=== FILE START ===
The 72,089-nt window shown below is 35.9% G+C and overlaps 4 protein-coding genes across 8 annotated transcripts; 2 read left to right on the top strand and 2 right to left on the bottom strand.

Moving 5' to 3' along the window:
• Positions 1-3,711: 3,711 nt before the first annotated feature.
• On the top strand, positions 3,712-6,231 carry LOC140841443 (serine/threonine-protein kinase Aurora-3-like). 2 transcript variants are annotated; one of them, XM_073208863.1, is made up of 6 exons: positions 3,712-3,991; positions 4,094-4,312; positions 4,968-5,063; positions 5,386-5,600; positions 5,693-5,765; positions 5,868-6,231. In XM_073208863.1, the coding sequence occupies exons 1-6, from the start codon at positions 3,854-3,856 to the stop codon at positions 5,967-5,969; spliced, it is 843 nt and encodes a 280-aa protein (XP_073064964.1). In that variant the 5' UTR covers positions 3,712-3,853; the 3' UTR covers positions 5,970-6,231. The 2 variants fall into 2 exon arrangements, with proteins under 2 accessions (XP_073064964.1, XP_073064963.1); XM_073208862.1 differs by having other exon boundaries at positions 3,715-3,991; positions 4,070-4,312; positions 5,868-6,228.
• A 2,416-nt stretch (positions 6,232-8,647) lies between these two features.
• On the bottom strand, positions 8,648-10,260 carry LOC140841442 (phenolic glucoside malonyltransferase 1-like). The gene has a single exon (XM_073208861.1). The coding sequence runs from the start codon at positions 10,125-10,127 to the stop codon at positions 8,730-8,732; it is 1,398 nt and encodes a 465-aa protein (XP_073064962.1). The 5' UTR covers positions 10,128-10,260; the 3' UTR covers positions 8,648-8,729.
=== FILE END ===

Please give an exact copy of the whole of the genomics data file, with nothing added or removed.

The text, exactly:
The 72,089-nt window shown below is 35.9% G+C and overlaps 4 protein-coding genes across 8 annotated transcripts; 2 read left to right on the top strand and 2 right to left on the bottom strand.

Moving 5' to 3' along the window:
• Positions 1-3,711: 3,711 nt before the first annotated feature.
• On the top strand, positions 3,712-6,231 carry LOC140841443 (serine/threonine-protein kinase Aurora-3-like). 2 transcript variants are annotated; one of them, XM_073208863.1, is made up of 6 exons: positions 3,712-3,991; positions 4,094-4,312; positions 4,968-5,063; positions 5,386-5,600; positions 5,693-5,765; positions 5,868-6,231. In XM_073208863.1, the coding sequence occupies exons 1-6, from the start codon at positions 3,854-3,856 to the stop codon at positions 5,967-5,969; spliced, it is 843 nt and encodes a 280-aa protein (XP_073064964.1). In that variant the 5' UTR covers positions 3,712-3,853; the 3' UTR covers positions 5,970-6,231. The 2 variants fall into 2 exon arrangements, with proteins under 2 accessions (XP_073064964.1, XP_073064963.1); XM_073208862.1 differs by having other exon boundaries at positions 3,715-3,991; positions 4,070-4,312; positions 5,868-6,228.
• A 2,416-nt stretch (positions 6,232-8,647) lies between these two features.
• On the bottom strand, positions 8,648-10,260 carry LOC140841442 (phenolic glucoside malonyltransferase 1-like). The gene has a single exon (XM_073208861.1). The coding sequence runs from the start codon at positions 10,125-10,127 to the stop codon at positions 8,730-8,732; it is 1,398 nt and encodes a 465-aa protein (XP_073064962.1). The 5' UTR covers positions 10,128-10,260; the 3' UTR covers positions 8,648-8,729.